This tutorial extends the SSR explained on Server-side rendering (SSR) with Angular Universal page. This tutorial fixes the content flash occurs on SSR write after page loads due to content refresh caused by data received through network requests. If you are crazy about PageSpeed/Web Vitals score as much as me, this will help you to improve:

  1. Largest Contentful Paint (LCP)
  2. First Input Delay (FID)
  3. Cumulative Layout Shift (CLS)

I have tested this on Angular 9 and 10.

Before continuing, please make sure you have SSR set up as mentioned on angular.io. Our goal is to store data received from SSR and reuse them without making any network requests.

  1. Create a HttpInterceptor to intercept SSR HTP requests and store results on TransferState service
  2. Add interceptor to the app.server.module.ts*
  3. Create a HttpInterceptor to intercept HTP requests happen on the client-side and return result from state service instead of making a network request
  4. Add interceptor to the app.module.ts*

*app.module is the module where you put modules required to render things on the browser. app.server.module is where you put things required for the rendering page on the server.

Step 1: Interceptor for SSR to cache HTTP requests

import { HttpHandler, HttpInterceptor, HttpRequest, HttpResponse } from '@angular/common/http';
import { Injectable } from '@angular/core';
import { makeStateKey, TransferState } from '@angular/platform-browser';
import { tap } from 'rxjs/operators';

@Injectable()
export class ServerStateInterceptor implements HttpInterceptor {

    constructor(private transferState: TransferState) { }

    intercept(req: HttpRequest<any>, next: HttpHandler) {
        return next.handle(req).pipe(
            tap(event => {
                if ((event instanceof HttpResponse && (event.status === 200 || event.status === 202))) {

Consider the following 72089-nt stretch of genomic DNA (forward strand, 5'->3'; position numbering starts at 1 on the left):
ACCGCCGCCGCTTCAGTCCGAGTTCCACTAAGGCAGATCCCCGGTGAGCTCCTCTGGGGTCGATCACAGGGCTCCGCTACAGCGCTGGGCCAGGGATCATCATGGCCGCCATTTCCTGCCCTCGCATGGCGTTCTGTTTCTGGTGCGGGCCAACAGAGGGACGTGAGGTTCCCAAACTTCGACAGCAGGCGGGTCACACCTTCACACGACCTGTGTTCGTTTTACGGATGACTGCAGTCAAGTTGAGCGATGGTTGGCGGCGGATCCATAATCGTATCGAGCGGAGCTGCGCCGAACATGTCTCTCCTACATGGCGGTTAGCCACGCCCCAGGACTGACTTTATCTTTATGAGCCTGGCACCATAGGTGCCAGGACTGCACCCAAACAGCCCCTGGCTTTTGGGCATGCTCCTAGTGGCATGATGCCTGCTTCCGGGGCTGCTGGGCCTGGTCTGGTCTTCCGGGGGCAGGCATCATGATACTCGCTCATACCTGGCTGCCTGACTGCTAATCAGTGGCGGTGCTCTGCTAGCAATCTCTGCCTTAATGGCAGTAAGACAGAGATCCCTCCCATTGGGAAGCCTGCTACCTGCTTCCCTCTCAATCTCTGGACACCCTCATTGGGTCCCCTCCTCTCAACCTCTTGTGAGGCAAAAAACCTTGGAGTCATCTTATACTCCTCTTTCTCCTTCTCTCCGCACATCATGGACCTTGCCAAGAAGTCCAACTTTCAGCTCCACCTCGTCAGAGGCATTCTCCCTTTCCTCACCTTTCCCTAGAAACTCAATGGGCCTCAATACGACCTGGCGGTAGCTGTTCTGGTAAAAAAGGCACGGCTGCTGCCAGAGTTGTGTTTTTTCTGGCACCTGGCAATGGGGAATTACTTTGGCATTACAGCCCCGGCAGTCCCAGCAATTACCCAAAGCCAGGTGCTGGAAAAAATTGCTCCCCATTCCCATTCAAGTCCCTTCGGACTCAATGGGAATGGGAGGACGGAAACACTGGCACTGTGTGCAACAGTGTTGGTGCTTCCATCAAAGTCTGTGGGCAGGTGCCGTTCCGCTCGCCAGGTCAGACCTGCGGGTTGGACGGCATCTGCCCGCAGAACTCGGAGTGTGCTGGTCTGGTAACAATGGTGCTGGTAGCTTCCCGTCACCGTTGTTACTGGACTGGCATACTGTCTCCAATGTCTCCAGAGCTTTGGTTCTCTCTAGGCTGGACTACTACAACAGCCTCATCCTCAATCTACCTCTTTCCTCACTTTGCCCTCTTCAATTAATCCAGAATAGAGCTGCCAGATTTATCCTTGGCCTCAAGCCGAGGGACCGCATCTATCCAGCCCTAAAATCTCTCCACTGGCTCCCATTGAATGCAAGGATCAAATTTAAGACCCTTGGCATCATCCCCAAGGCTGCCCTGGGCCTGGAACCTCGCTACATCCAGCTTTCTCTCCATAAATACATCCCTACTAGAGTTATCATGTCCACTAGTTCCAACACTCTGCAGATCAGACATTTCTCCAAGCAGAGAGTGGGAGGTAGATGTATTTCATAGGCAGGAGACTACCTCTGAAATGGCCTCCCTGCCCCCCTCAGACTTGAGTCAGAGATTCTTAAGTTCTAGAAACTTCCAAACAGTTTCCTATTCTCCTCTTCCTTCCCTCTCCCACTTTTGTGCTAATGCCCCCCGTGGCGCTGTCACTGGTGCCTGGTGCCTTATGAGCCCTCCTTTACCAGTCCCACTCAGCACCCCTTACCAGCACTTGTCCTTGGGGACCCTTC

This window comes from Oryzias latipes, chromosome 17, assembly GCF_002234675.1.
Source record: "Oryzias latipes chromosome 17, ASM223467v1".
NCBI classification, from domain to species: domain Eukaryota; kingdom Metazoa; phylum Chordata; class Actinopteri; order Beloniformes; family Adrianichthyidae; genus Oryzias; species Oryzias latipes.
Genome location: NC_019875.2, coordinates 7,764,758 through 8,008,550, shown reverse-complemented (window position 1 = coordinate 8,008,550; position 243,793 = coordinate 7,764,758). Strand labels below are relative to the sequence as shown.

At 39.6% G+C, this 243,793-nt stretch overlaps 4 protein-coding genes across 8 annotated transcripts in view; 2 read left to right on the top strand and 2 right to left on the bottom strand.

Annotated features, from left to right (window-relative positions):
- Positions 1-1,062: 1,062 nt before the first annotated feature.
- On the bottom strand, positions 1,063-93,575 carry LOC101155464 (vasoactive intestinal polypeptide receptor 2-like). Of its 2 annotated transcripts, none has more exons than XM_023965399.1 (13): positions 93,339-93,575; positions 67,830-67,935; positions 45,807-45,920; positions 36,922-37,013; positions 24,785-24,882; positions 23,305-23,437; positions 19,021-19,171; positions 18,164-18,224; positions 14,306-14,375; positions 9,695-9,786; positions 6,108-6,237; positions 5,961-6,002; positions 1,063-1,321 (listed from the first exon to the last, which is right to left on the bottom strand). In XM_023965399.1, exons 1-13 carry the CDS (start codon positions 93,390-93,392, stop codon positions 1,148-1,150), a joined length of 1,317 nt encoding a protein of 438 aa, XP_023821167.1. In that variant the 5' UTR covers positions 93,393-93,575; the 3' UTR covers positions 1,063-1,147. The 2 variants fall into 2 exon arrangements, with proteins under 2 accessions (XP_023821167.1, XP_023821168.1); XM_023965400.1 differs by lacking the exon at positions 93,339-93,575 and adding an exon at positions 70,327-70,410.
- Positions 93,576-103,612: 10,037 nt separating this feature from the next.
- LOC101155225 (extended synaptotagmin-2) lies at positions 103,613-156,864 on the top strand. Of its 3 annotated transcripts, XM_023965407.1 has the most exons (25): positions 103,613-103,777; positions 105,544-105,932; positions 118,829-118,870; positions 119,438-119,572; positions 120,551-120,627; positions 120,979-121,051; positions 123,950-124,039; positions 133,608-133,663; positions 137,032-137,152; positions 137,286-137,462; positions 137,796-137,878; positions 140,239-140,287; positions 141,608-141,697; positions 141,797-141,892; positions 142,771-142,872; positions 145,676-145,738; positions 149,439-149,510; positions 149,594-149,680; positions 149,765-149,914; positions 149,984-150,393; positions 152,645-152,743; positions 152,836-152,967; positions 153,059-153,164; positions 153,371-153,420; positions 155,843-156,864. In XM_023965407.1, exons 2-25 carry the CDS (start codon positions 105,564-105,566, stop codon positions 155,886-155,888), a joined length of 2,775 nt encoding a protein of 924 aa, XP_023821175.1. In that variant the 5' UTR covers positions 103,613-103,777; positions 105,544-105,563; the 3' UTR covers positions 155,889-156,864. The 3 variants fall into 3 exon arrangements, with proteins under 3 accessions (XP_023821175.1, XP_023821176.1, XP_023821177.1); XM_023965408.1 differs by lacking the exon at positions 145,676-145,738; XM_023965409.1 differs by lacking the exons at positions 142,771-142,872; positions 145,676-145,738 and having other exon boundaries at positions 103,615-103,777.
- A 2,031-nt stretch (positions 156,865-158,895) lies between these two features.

this.transferState.set(makeStateKey(req.url), event.body);
                }
            }),
        );
    }
}

Here the transferState is the service that has the data store. This data store is serialized and passed to the client-side with the rendered page.

intercept()is the method we have to implement from HttpInterceptor interface.

Angular renderer waits for your asynchronous task to be executed before generating the HTML page. After we add this interceptor to the server module, all the HTTP requests you do will go through this interceptor. On the above example, I save all the successful HttpResponses on to the state store.

#angular #server-side-rendering #web-development #seo-optimization #pagespeed #caching #angular-development #angular-application

Carmen  Grimes

Carmen Grimes

1594687554

Server-side rendering (SSR) in Angular applications

Server-side rendering and Client-side rendering

Angular applications by default rely on the browser to compile all the code. Even though this is the behavior, there is a way to change this. You can change your application to compile on a server instead of the client’s browser.

This discussion comes down to client-side rendering (CSR) vs server-side rendering (SSR). In this article, I’ll be going over what SSR and CSR are, their pros and cons, and how to convert your application to do SSR.

In simple terms, CSR relies on the client’s browser to compile the code. On the other hand, SSR relies on a server to compile the code which then gets returned already compiled to the client.

It is well known that there is no perfect solution for any problem in software development. As it is with everything else, there are pros and cons to these two options.

Let’s start with an example

First, start by creating an Angular application. You can do this by running the following command ng init my-application.

After this, start your application by running npm run start.

If you open an instance of your terminal and run curl http://localhost:4200, you will end up retrieving something like this.

Image for post

What is wrong with this? Nothing. If you take a look, you will notice that there’s only <app-root> and nothing inside it. But your page does have other contents, correct? Where is the rest?

If you were to go to a browser and access this page, you will see something completely different. As you can see, you do see the contents of your app-root component. This is because the browser was the one that compiled your application.

Image for post

Some developers might leverage Angular’s APIs for SEO optimization too. For example, you could set meta or title tags programmatically. In the following example, you can set the title and a few meta tags for this page.

#server-side-rendering #angular #javascript #programming #software-engineering